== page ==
The nematode communities from 102 stations in the Southern Bight of the North Sea, sampled between 1972 and 1984, are examined. Overall, 456 species, belonging to 159 genera and 37 families were found. Sediment structure and chlorophyll a content were found to be determining environmental factors in the species composition of the nematode communities. Diversity is determined at different levels of the nematode community; i.e. species diversity of the whole community, species diversity of eight dominant families (Chromadoridae, Comesomatidae, Cyatholaimidae, Desmodoridae, Microlaimidae, Oncholaimidae, Thoracostomopsidae and Xyalidae), species diversity of the four feeding types, family diversity and trophic diversity within the whole community. The open sea stations are characterized by nematode communities which are comparable in terms of species diversity; the number of species S is about 30-35 per sample (sample size is about 100) with H' between 4.00-4.50 bits/ind. The communities in the coastal stations are less diverse (S=7-22); H'=1.4-3.5 bits/ind.). The stations along the Belgian east coast have communities with low diversity (S=7; H'=1.41 bits/ind.) and with a pronounced dominance of a few species (Simpson index=0.54); the diversity within the eight families is also very low. The relationship between environmental stability (or disturbance) and stability and diversity of the nematode communities can be explained by the following factors: habitat heterogeneity, food availability, productivity, density and population growth rates.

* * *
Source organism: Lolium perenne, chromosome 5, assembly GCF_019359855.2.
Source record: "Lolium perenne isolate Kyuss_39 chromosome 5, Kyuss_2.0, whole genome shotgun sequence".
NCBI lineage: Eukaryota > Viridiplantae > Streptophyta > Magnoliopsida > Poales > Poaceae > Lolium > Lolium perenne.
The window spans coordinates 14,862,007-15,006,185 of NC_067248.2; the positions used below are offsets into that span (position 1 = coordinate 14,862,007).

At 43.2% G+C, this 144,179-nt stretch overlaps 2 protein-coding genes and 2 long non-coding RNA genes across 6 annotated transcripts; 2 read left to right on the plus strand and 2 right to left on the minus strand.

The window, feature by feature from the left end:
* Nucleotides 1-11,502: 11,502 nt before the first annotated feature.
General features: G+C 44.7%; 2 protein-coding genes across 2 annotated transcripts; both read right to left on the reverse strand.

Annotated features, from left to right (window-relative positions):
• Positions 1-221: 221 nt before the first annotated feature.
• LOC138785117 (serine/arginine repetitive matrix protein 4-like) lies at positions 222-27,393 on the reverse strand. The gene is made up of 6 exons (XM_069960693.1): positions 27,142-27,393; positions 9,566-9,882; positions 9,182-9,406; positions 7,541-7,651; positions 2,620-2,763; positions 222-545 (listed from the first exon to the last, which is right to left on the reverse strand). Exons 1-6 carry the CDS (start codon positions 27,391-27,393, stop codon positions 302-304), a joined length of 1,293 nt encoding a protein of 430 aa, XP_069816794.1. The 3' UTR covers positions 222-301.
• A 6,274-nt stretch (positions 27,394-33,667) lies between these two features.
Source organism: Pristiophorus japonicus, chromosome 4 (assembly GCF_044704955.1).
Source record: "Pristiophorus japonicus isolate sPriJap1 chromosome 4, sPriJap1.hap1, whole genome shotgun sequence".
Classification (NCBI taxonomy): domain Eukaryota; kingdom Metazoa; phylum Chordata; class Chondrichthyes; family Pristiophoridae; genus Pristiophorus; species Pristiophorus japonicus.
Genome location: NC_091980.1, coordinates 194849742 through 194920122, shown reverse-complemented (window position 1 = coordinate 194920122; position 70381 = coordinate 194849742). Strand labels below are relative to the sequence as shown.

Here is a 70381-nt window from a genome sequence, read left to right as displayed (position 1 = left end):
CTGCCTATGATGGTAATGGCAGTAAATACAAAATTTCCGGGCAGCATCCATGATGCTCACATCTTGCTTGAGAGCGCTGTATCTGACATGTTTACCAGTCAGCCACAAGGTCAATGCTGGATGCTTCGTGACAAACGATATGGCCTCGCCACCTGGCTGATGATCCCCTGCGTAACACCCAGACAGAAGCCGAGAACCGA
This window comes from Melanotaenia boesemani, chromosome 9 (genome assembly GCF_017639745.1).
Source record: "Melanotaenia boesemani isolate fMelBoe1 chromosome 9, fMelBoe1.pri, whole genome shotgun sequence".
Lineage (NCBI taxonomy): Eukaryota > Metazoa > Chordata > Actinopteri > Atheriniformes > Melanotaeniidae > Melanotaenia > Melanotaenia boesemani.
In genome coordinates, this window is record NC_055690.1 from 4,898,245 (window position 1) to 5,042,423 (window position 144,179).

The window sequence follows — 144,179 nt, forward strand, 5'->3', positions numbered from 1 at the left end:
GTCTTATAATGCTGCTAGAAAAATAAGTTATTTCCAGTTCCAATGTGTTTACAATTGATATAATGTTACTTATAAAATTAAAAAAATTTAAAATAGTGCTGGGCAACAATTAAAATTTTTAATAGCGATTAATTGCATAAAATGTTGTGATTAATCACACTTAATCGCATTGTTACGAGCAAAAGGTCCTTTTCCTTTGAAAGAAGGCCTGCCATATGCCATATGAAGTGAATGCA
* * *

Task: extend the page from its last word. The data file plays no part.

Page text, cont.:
SPEEK database: Meiobenthos of subtidal sandbanks on the Belgian Continental Shelf, more